Sunday’s Observer led with the dramatic headline ‘Revealed: the £30bn cost of Liz Truss’s disastrous mini-budget’. Apparently, the former PM is responsible for half of the estimated £60bn fiscal hole that Jeremy Hunt intends to fill on Thursday with tax increases and spending cuts. But if you are suspicious about this claim, then you are right to be.
The £30bn figure comes from analysis by the Resolution Foundation (RF). In reality, there is not much analysis here, and little new.
Some £20bn of the £30bn is simply a (high) estimate of the direct cost to the Treasury of those tax cuts in Kwasi Kwarteng’s mini-budget that have survived. This £20bn is mainly accounted for by the reversal of the increases in National Insurance (NI) contributions, and partly by the reductions in Stamp Duty.
However, these measures were widely welcomed at the time, in part because they made a deep recession less likely. To be fair, the RF was concerned that most of the benefit of the NI reversal would go to higher earners. But at the very least, it is odd to characterise £20bn of tax cuts as a cost to taxpayers.
The remaining £10bn is a RF estimate of the annual increase in the government’s cost of borrowing that can be attributed to the fallout from the Truss premiership. This is just speculation.
The main difficulty here is deciding how much of the recent rise in interest rates and borrowing costs is due to global factors and how much is due to factors that are specific to the UK. Even then, the UK-specific elements cannot simply be blamed on Truss and Kwarteng.
The timing is also important. The OBR’s forecasts for the public finances will be based on market interest rates and other market prices between 24 October and 4 November. Since then, government bond yields and market expectations for official interest rates have fallen further. But if fiscal policy is about to be mechanically tightened on the basis of estimates that are already out of date, then surely that is a failure of the budget process, not the previous administration.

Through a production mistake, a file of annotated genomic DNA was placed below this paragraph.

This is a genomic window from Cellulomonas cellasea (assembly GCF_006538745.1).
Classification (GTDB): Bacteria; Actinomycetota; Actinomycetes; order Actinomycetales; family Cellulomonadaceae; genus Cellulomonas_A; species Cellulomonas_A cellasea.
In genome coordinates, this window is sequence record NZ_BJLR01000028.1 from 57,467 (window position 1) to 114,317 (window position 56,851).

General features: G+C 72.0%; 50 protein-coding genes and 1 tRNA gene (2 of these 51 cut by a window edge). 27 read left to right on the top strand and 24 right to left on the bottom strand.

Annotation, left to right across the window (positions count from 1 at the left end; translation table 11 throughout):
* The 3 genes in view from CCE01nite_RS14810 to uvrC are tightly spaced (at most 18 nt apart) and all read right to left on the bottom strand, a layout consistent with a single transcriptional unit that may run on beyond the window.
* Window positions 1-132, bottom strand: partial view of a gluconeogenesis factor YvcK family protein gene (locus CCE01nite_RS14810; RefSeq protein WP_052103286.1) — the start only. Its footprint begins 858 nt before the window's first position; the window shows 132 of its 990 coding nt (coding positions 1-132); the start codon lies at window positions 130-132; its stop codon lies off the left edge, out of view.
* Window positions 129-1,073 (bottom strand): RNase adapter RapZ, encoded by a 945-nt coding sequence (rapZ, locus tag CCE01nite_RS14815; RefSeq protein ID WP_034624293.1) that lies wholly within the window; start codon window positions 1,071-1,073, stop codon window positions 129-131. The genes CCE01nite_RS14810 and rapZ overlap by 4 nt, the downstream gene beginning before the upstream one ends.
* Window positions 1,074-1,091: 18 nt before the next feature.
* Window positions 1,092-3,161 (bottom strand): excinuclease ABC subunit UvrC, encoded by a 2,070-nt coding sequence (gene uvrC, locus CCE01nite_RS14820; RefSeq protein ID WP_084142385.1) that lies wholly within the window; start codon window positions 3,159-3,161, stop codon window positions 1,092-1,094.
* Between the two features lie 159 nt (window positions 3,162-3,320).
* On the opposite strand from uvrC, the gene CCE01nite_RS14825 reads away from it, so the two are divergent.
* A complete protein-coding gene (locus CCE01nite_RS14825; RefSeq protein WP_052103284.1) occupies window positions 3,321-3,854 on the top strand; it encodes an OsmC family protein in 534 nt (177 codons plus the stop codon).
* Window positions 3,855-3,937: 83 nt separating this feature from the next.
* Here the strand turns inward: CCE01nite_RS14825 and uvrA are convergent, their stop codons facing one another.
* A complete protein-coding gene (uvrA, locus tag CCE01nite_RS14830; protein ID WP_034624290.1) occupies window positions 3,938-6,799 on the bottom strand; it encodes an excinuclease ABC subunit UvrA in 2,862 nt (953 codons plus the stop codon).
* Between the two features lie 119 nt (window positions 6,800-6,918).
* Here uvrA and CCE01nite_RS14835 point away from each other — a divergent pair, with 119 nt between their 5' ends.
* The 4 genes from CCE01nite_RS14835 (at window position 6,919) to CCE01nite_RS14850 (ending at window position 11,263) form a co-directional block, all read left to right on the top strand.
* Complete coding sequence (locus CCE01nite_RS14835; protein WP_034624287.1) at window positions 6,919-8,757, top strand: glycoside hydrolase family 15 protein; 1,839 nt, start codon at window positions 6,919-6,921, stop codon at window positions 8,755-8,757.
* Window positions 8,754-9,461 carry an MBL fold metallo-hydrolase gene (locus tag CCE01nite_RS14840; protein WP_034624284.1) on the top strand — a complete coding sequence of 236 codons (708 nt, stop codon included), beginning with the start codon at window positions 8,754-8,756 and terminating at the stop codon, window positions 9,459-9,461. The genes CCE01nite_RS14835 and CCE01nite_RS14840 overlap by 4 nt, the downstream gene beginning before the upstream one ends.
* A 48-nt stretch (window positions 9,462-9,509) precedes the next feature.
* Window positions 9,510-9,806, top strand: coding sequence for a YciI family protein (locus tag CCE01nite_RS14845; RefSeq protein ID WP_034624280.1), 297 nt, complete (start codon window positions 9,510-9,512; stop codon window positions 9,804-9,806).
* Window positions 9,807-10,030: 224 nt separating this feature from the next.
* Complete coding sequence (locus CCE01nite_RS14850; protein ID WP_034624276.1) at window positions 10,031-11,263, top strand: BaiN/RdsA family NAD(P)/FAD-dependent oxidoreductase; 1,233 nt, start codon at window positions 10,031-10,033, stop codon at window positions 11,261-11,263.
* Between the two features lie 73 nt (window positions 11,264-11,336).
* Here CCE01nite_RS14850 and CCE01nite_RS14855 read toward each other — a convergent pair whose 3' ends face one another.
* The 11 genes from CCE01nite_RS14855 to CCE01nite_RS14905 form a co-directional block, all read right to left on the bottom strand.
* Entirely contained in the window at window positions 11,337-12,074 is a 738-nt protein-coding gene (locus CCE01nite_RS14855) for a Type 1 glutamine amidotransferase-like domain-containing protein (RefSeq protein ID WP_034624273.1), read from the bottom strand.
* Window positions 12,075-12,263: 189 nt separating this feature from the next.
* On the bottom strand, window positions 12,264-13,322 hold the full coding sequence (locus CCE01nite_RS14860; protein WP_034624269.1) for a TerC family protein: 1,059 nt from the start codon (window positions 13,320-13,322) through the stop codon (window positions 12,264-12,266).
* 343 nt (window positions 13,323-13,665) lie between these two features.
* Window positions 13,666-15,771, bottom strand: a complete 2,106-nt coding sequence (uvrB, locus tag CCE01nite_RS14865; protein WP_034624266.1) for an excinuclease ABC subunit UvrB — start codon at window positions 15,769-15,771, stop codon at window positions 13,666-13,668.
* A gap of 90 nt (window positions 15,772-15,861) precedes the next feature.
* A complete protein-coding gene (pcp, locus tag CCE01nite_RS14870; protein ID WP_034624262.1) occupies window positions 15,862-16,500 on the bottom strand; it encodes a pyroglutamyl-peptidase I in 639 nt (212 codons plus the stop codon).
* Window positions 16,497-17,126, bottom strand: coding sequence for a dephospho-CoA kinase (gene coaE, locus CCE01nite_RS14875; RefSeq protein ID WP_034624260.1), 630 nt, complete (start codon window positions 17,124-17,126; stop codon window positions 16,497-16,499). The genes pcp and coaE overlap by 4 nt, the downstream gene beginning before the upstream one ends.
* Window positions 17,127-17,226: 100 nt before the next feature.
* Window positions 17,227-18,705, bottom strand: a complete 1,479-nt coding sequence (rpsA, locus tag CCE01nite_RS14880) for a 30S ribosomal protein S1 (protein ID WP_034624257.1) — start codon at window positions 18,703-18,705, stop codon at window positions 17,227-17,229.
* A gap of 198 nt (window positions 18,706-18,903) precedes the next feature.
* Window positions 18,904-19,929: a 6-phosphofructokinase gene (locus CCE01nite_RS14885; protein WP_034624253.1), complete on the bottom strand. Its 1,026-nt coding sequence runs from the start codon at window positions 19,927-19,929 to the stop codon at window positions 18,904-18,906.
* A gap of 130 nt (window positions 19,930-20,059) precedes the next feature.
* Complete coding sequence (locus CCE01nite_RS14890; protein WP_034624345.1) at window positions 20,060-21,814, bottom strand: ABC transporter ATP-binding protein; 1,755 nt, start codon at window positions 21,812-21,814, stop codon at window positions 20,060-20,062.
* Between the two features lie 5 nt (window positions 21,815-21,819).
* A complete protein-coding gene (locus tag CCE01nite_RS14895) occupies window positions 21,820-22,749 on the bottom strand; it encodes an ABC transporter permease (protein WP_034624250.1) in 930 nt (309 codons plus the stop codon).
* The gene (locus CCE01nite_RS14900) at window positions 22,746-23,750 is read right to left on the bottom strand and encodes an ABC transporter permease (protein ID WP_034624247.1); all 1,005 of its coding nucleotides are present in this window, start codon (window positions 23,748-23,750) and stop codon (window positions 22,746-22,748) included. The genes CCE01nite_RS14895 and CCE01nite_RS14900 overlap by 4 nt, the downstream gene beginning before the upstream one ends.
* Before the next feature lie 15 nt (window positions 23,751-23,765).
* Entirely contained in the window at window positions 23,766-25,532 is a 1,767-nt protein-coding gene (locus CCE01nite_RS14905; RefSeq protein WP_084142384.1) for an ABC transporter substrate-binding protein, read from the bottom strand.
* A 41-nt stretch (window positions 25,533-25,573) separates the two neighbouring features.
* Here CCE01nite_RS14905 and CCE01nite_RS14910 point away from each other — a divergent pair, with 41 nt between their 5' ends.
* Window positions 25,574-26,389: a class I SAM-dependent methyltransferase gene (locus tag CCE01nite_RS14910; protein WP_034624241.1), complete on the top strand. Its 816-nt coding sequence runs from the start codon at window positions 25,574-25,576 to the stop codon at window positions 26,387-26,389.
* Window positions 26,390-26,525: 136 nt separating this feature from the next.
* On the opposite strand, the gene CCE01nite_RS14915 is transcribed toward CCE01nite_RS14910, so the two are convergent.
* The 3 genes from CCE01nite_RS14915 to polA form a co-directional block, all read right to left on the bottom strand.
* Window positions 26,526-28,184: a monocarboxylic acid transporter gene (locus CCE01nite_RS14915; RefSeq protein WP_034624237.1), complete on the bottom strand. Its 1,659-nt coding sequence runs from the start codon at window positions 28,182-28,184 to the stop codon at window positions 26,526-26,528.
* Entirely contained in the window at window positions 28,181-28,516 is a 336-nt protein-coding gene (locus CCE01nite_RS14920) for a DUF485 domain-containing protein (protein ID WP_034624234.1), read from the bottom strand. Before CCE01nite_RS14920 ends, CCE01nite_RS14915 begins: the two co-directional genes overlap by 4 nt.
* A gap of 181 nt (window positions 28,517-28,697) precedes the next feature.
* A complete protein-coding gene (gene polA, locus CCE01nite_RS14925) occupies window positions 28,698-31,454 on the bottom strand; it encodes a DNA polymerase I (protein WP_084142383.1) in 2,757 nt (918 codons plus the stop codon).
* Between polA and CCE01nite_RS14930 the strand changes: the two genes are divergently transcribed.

Of course, investors did react badly to the mini-budget on 23 September. This contributed to a jump both in bond yields and in expectations for official rates. However, as the RF itself acknowledged earlier this month, the UK-specific increases have since largely unwound.
Instead, the £10bn figure appears to refer to the widening in the gap between bond yields in the UK and Germany over the summer, before Liz Truss actually became Prime Minister! According to the RF, ‘this lasting hit to UK credibility means £10bn a year of additional cost by 2026-27’.
This claim is, at best, an almighty stretch. The UK-Germany spread has only widened by about a quarter of a point since the middle of the year. Over the past 12 months, data from Bloomberg show that 10-year government bond yields in the UK, Germany, France and the Netherlands have all risen by about two and a half percentage points. Clearly, global factors are by far the most important.
There are also several reasons why the UK-Germany spread might widen without this reflecting badly on the credibility of the UK government. For a start, it is normal for bond spreads to increase when yields are rising globally. Many would agree that UK interest rates in particular had been kept too low for too long (blame the Bank of England for that).
Structural problems in the euro area and in the German economy are likely to keep German yields relatively low. Indeed, if Trussonomics had succeeded in boosting UK growth, you might have expected UK interest rates to rise by more than those in the euro area anyway.
Unfortunately, the media like a headline number they can focus on, and the £30bn figure also suits two popular narratives.
The first is the idea that Sunak and Hunt must be even more ‘austere’ in order to restore credibility lost under the previous administration. But it should be sufficient to cancel or scale back the measures that the markets were least comfortable with, rather than double-down. After all, no UK politician will be in any hurry to face the same fate as Truss or Kwarteng. I have yet to meet any investors who are screaming for taxes to be hiked and spending slashed as the UK economy slides into recession.
The second is that the fallout from the Truss premiership has discredited ‘free-market economics’ generally (catnip to many readers of the Observer). This is a red herring. Free-market think tanks (including the IEA) were critical of the Energy Price Guarantee and the announcement of large tax cuts without at least some matching savings on public spending.
It was not good free-market economics either to ignore the concerns of financial markets, or institutions such as the OBR which are intended to hold governments in check. Above all, the most ‘free-market’ parts of Trussonomics – the supply-side reforms – were never actually implemented.
In short, whatever measures Jeremy Hunt unveils on Thursday will be his own policy choices. Blaming them on the previous administration would make little sense. My fear is that the pendulum is swinging too far from a decent but botched pro-growth strategy back to abacus economics, with the ‘beancounters’ at the Treasury firmly in charge again.
This article was first published by CapX on 14th November 2022